Figure 3: Shuffling Process (Image by Author).

Some approaches which can be used in order to reduce the amount of shuffling are:

  • Instantiating fewer and larger workers (therefore reducing network IO overheads).
  • Prefilter data to reduce its size before shuffling.
  • Denormalize the datasets involved.
  • Prefer using Solid State Drives over Hard Disk Drives for faster execution.
  • When working with small tables, Broadcast Hash Join the smaller table. For big tables use instead SortMergeJoin (Broadcast Hash Join can lead to Out Of Memory issues with big tables).


Storage issues arise when data is stored on disk in a non-optimal way. Issues related with storage can potentially cause excessive Shuffle. Three of the main problems associated with Storage are: Tiny Files, Scanning and Schemas.

  • Tiny Files: handling partition files less than 128 MB.
  • Scanning: when scanning directories we could either have a long list of files in a single directory or in the case of highly partitioned datasets multiple levels folders. In order to reduce the amount of scanning, we can register it as a table.
  • Schema: depending on the file format used there can be different schema issues. For example, using JSON and CSV the whole data needs to be read to infer data types. For Parquet instead just a single file read is needed, but the whole list of Parquet files needs to be read if we need to handle possible schema changes over time. In order to improve performances, it could then help to provide schema definitions in advance.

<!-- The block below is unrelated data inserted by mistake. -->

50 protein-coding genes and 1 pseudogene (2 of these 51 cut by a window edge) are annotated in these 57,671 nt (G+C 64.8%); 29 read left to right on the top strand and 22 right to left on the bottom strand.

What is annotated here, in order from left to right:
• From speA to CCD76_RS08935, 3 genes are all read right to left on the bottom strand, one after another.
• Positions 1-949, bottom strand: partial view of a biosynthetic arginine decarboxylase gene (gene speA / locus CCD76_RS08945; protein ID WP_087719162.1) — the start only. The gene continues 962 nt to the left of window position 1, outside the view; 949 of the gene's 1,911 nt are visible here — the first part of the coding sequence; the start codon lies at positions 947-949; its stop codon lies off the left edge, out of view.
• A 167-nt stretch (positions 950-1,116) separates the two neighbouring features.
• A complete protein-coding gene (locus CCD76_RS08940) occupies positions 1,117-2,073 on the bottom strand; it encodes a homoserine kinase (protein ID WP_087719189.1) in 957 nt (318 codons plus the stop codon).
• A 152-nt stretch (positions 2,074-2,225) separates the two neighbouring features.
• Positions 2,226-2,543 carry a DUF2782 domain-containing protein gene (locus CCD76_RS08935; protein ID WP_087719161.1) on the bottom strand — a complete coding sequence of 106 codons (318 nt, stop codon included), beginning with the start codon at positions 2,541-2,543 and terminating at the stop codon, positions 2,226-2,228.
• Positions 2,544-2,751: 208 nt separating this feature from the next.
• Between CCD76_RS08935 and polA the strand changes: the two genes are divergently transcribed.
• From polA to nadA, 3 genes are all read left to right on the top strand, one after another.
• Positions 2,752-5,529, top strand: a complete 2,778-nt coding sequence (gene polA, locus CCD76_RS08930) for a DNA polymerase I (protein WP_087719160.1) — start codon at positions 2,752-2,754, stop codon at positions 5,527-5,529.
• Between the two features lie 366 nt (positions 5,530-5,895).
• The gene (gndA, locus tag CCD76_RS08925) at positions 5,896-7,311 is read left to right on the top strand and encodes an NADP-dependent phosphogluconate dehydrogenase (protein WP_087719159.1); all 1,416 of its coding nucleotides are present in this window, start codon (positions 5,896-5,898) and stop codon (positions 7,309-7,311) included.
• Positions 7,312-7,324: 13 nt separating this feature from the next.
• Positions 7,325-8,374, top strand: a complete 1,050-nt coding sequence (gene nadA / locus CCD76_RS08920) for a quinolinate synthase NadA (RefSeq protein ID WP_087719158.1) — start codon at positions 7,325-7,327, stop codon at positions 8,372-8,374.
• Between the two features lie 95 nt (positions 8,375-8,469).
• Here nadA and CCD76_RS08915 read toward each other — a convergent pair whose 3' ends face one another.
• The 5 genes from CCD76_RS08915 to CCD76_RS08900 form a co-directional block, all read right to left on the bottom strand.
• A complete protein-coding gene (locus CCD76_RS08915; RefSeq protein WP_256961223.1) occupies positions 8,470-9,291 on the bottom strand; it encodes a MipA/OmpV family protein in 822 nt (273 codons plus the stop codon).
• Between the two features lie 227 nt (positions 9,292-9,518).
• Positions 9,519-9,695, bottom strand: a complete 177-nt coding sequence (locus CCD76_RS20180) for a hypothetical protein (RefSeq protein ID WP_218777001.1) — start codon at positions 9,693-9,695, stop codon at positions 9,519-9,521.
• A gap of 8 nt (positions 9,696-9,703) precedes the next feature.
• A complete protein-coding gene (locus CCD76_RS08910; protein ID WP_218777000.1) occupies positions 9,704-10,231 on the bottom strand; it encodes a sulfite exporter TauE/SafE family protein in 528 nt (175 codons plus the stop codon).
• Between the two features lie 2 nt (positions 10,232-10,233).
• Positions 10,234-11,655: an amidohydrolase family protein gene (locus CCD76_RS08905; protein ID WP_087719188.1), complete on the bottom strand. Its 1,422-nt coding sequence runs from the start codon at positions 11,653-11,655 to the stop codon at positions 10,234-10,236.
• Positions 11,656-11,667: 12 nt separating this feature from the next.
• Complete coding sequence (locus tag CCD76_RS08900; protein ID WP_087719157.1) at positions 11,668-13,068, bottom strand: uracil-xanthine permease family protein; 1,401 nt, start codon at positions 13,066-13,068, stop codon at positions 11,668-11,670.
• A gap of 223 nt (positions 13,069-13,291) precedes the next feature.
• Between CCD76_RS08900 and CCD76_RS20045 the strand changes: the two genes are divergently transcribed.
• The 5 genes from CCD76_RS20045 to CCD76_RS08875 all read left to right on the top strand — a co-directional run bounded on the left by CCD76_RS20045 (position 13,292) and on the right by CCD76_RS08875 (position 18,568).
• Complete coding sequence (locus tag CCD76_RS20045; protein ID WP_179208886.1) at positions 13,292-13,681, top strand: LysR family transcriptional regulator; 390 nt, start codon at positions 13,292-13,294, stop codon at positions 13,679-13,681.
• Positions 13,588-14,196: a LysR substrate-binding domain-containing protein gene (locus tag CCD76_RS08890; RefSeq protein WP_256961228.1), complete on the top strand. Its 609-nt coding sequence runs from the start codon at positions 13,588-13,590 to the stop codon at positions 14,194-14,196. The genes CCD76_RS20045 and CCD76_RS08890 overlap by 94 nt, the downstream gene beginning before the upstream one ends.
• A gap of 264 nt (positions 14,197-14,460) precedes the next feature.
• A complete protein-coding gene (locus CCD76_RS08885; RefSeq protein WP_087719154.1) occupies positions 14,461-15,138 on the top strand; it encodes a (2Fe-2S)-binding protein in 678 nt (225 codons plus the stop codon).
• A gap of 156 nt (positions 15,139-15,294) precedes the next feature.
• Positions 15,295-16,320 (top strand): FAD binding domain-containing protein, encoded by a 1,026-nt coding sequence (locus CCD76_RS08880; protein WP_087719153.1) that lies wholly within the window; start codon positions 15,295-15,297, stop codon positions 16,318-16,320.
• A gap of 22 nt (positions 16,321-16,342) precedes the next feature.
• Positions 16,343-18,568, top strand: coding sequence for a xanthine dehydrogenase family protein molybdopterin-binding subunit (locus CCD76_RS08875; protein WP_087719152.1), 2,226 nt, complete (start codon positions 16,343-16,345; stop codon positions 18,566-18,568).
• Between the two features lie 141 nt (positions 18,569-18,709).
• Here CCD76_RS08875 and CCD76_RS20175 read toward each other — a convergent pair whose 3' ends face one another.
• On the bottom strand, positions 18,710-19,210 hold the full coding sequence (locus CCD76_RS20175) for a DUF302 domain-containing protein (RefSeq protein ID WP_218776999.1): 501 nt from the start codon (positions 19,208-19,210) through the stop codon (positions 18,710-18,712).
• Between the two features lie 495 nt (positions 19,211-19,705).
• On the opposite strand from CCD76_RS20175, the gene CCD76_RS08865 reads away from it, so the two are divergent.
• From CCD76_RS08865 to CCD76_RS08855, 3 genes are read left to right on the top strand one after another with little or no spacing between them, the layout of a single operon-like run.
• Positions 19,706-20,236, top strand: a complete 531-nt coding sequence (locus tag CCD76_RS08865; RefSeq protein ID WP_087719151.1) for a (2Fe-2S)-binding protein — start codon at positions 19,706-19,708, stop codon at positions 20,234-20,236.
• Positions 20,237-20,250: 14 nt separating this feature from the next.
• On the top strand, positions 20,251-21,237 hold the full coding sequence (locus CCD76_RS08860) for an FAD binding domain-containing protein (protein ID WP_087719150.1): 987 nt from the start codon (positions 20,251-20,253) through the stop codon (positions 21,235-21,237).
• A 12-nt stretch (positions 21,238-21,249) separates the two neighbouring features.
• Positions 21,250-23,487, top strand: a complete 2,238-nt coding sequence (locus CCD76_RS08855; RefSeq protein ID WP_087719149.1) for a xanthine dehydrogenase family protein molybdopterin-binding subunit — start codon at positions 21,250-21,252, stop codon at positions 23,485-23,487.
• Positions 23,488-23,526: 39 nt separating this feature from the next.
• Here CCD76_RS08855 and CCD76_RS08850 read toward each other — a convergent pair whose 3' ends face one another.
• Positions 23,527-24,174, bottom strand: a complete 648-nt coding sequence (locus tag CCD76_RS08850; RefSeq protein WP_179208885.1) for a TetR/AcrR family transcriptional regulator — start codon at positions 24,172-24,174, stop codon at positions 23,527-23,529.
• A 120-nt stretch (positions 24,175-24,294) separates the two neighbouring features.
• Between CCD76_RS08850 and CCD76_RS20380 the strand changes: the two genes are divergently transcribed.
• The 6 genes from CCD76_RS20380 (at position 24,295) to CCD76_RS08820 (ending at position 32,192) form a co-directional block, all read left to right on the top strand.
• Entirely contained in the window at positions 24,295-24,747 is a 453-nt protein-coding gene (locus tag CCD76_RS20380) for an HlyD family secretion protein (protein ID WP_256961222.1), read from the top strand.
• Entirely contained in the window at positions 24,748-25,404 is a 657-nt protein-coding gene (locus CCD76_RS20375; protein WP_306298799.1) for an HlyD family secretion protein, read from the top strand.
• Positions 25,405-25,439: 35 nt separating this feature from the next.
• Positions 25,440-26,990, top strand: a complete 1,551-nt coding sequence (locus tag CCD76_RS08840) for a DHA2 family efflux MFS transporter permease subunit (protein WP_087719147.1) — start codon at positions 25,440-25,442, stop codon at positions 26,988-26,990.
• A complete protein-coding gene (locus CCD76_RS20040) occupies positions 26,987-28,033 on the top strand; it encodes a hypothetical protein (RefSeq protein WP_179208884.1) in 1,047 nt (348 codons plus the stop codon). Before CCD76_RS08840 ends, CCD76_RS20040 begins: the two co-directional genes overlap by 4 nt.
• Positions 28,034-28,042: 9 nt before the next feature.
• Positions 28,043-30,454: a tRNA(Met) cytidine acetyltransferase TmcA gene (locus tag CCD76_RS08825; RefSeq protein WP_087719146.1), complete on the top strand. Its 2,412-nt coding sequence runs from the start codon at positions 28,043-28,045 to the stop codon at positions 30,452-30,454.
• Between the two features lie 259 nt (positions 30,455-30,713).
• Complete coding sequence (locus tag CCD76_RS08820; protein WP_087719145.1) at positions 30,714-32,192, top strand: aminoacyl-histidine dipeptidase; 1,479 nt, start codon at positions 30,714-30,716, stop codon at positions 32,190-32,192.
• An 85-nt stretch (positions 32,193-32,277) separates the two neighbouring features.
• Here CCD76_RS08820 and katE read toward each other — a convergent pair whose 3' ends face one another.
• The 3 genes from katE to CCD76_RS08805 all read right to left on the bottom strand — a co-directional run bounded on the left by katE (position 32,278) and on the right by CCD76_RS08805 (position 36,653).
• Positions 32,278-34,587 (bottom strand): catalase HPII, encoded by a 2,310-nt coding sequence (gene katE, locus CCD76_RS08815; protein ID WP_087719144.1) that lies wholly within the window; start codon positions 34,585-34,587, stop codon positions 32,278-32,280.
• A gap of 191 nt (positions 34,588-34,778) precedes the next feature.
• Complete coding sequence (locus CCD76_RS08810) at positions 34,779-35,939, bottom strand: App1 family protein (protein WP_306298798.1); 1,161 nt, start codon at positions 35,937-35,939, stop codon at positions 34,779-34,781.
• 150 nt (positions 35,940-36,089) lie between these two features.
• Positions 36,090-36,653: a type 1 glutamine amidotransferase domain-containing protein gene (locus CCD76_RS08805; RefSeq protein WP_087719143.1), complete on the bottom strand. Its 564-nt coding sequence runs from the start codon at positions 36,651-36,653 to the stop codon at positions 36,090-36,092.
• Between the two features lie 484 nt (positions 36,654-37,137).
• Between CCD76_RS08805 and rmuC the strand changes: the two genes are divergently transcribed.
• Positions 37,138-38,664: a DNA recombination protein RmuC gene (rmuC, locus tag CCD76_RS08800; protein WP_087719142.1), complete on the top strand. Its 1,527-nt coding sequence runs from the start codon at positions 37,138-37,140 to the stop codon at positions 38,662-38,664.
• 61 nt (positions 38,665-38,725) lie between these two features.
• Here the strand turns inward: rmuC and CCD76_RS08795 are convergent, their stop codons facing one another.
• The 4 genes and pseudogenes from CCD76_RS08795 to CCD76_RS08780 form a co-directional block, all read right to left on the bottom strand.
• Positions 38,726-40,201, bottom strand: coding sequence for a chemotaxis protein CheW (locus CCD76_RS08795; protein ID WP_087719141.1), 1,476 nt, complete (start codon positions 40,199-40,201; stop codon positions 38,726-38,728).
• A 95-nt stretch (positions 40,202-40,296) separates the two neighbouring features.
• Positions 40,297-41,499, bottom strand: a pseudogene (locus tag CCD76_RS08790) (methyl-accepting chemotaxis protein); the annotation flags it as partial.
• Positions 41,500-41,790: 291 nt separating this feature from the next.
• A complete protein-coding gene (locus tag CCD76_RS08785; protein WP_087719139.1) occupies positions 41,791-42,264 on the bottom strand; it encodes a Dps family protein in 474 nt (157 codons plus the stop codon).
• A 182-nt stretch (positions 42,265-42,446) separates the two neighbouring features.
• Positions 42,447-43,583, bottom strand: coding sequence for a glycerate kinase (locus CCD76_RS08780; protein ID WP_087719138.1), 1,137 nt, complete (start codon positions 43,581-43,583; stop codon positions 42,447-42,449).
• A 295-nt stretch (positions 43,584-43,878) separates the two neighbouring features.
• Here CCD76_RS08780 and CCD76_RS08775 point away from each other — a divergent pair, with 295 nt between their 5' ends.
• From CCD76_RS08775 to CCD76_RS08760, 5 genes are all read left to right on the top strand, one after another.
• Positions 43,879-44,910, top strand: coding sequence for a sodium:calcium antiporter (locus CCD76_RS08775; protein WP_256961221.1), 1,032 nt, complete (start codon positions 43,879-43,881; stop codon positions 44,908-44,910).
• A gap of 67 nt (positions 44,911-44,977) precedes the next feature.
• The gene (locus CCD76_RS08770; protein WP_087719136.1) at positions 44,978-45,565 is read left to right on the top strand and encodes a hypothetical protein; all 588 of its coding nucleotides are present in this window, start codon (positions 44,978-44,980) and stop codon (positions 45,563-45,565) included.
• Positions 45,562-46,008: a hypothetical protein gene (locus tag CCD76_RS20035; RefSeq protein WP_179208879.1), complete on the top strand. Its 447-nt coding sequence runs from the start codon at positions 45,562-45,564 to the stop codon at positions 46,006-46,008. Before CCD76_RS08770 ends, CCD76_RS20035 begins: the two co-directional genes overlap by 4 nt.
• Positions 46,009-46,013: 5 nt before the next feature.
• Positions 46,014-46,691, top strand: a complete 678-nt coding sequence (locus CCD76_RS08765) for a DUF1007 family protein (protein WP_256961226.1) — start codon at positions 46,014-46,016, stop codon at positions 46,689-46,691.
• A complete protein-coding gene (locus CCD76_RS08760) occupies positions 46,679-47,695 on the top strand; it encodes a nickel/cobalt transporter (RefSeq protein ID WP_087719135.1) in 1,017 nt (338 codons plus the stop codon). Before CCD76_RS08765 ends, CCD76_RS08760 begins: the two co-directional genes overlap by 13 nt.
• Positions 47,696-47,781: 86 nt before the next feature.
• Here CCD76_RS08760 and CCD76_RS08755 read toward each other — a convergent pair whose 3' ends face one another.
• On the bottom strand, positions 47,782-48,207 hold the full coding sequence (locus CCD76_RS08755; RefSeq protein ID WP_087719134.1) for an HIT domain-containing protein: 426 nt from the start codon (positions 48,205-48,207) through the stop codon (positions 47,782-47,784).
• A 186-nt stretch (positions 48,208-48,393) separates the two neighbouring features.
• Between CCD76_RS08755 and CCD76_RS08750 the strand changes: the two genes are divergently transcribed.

Serialization encompasses all the problems associated with the distribution of code across clusters (the code is serialized, sent to the executors, and then deserialized).

In the case of Python, this process can even be more complicated since the code has to be pickled and an instance of the Python interpreter has to be allocated to each executor.

Serialization issues can arise when integrating codebases with legacy systems (e.g. Hadoop), 3rd party libraries, and custom frameworks. One key approach we can take to reduce serialization issues is avoiding using UDFs or Vectorized UDFs (which act like a black box for the Catalyst Optimizer).


Even with the latest release of Apache Spark 3, Spark Optimization remains one of the core areas in which practitioners’ expertise and domain knowledge are fundamental in order to successfully make the best use of Spark capabilities. As part of this article, have been covered some of the key problems which can be encountered in a Spark project, although these problems can in some circumstances be highly connected to each other therefore making it difficult to trace down the main root cause.


If you want to keep updated with my latest articles and projects follow me on Medium and subscribe to my mailing list. These are some of my contacts details:

Buy Me A Coffee

Subscribe to my mailing list to be updated about my new blog posts!

* indicates required